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The Diary of a Professional Wrestling Addict (WWF, WCW, WWE or W-Whatever)

Posted: March 20, 2013 at 7:18 pm   /   by   /   comments (0)

If one were to see me at my day job, it would be hard to imagine that I eat, breathe and sleep professional wrestling.

Hulkamania WWF WCE WWEEver since I was a little boy at age 6, my grandfather would take me to the old Arena to see Hulk Hogan. The Hulkster was the end all, be all for me. I had all the Hogan toys, and I wish I still had them along with my He-Man toys, because those are worth big bucks. Anyway, to explain just how much I loved wrestling, I can remember watching Saturday Night’s Main Event on channel 5. The main event was Hogan vs. King Kong Bundy. Hogan wound up getting flattened like a pancake in the match. Bundy and Mr. Wonderful Paul Orndorff ambushed Hulk and injured him to the point that he had to have his ribs taped. Being a 6 year-old, I had no idea that wrestling was fake, so I was in tears that night. I can remember telling my friends at school that following Monday that Hogan was dead. Never again would I hear his theme music, Real American by Rick Derringer, and see The Hulkster waving the American Flag. I was heart-broken.

Little did I know that a few weeks later, Hogan would get his revenge over Orndorff and Bundy. And so goes the story of professional wrestling.

Most kids play with G.I. Joe action figures; I played with Hulk Hogan, Ultimate Warrior, and ‘Macho’ Man Randy Savage toys. As time passes, most young boys grow out of their obsession with shows like G.I. Joe and He-Man. I grew out of my He-Man faze by age 10. But, wrestling was different. I never let go of my love for wrestling. I may have stepped away for a bit, but I eventually came back to this three-ring circus we call ‘Sports Entertainment.’ I watched all of Hogan’s movies from No Holds Barred to Mr. Nanny.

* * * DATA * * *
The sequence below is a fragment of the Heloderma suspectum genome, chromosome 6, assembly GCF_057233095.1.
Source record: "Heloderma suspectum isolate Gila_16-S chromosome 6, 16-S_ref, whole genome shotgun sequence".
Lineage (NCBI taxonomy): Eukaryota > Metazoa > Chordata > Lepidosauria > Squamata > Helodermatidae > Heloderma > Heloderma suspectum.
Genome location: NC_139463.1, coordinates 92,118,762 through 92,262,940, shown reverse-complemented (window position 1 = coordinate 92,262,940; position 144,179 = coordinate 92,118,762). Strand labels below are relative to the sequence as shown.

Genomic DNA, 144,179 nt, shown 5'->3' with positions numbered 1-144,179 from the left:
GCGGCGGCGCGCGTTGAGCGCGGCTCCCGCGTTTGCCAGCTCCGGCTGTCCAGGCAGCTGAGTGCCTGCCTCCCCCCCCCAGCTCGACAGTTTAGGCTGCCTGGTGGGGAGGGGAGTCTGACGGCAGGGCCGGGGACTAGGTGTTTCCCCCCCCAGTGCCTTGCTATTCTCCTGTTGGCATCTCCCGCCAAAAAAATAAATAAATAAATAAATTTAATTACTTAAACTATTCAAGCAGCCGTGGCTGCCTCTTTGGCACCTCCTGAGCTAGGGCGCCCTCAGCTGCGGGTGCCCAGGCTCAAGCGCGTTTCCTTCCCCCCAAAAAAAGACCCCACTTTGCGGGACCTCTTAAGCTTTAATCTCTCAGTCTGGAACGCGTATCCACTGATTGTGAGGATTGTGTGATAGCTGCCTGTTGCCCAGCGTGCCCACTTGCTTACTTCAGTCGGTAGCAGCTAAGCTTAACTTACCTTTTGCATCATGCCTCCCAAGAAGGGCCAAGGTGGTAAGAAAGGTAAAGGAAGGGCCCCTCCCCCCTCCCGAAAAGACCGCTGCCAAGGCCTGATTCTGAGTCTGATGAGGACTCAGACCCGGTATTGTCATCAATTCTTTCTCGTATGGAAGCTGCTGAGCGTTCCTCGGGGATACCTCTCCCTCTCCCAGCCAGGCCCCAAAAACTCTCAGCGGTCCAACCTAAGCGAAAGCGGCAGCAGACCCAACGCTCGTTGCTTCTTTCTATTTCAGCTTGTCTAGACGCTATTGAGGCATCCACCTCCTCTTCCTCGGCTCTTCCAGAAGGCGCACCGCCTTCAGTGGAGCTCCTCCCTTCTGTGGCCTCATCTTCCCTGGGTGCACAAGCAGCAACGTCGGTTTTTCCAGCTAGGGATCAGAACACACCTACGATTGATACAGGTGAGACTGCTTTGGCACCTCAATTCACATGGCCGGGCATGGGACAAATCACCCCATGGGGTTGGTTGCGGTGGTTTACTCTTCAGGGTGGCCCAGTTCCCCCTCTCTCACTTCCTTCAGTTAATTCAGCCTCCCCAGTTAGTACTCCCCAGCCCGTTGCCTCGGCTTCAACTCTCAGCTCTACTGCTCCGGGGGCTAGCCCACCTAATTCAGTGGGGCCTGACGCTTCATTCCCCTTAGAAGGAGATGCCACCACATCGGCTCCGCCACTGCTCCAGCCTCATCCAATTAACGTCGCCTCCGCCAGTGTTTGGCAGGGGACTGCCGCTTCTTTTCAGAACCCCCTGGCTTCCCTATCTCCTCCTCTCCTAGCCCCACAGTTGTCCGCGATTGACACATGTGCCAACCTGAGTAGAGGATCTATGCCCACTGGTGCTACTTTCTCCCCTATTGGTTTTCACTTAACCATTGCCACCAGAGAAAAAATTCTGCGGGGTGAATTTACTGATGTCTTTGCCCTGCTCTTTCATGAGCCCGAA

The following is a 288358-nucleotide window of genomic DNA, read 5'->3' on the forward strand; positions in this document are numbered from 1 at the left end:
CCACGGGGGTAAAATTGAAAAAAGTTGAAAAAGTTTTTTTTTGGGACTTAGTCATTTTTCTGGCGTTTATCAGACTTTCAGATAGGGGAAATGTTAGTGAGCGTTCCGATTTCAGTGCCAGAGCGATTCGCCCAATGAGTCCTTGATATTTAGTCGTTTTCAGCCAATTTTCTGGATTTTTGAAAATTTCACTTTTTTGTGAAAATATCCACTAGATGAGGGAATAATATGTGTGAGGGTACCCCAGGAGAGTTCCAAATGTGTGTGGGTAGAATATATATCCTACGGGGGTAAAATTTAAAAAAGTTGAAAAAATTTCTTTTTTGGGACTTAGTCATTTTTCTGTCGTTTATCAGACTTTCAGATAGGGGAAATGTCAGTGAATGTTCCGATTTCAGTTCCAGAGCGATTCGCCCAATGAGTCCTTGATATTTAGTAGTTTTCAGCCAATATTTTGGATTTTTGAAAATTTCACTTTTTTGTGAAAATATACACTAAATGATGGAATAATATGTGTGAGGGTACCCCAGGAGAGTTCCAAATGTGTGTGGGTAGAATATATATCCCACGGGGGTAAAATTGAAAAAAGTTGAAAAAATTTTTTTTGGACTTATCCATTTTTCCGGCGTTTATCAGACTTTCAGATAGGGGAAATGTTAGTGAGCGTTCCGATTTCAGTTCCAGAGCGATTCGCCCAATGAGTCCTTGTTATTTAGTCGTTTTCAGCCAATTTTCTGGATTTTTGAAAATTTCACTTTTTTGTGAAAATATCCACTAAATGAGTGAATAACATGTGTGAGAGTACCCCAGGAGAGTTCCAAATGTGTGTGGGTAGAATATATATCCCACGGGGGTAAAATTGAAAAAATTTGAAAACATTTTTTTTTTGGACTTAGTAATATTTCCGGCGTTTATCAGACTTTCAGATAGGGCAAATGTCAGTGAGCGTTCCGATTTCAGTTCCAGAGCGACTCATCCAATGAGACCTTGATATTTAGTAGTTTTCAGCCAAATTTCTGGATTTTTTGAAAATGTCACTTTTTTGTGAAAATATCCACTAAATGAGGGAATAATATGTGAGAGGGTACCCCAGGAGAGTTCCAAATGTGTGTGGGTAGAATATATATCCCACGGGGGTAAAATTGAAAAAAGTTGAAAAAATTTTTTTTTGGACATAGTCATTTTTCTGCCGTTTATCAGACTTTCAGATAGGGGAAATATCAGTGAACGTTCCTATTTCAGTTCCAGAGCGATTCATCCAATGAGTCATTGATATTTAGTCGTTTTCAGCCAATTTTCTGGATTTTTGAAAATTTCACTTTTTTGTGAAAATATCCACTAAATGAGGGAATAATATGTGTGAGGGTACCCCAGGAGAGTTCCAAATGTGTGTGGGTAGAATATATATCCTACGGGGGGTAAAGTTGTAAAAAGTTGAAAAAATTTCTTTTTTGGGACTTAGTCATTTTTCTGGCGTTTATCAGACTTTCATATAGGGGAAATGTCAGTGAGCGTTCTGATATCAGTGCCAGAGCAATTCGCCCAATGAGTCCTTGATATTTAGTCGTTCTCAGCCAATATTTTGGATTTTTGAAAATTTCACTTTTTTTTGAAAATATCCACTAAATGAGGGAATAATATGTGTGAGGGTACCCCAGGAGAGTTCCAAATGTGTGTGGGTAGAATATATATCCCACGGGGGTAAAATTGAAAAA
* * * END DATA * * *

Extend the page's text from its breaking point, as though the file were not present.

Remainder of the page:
Undertaker and Kane Hell in a Cell Shawn Michaels St LouisI can remember when I found out wrestling was scripted. I won’t say fake, because it’s not really fake. I’ll explain that in a bit. There was a show on Fox that showed the ‘secrets of pro wrestling’. This show explained how the wrestlers weren’t really hitting each other, and the entire performance was an act. This really upset me. Had I really loved something this much, only to learn that it was no different than a soap opera? I had and I was determined to never, ever watch wrestling again. So, I walked away for a couple years. What did I replace my love of wrestling with? Baseball. Yes, baseball was my new favorite obsession. St. Louis had no football team at the time, so I became obsessed with the Cardinals. I could recite the stats of any player on the team, and this was during their down time, right after Whitey Herzog was replaced with Joe Torre. I loved the Cardinals, but they just weren’t exciting. I yearned for that excitement that I once was given by the Hulkster and other performers like the Junkyard Dog.

Now, the comment I usually get from people is that wrestling is fake, why do I watch it? Wrestling is not fake, it’s scripted, and yes, there is a difference. If something was fake, could you get hurt? If something were fake, could you get 12 staples to the head or break a bone? I think not. I will be the first to tell you that 95% of the time, wrestlers are not really punching each other, but that does not mean it’s completely fake. Make no mistake about it, these guys are athletes. In fact, they are some of the best athletes in the world. The majority of WWE wrestlers perform over 200 shows per year and are on the road constantly. Many pay the price with broken bones and scarred bodies, many have also paid the ultimate price over the years. So, I do not consider professional wrestling to be fake or pretend. It’s more like a perfectly choreographed show.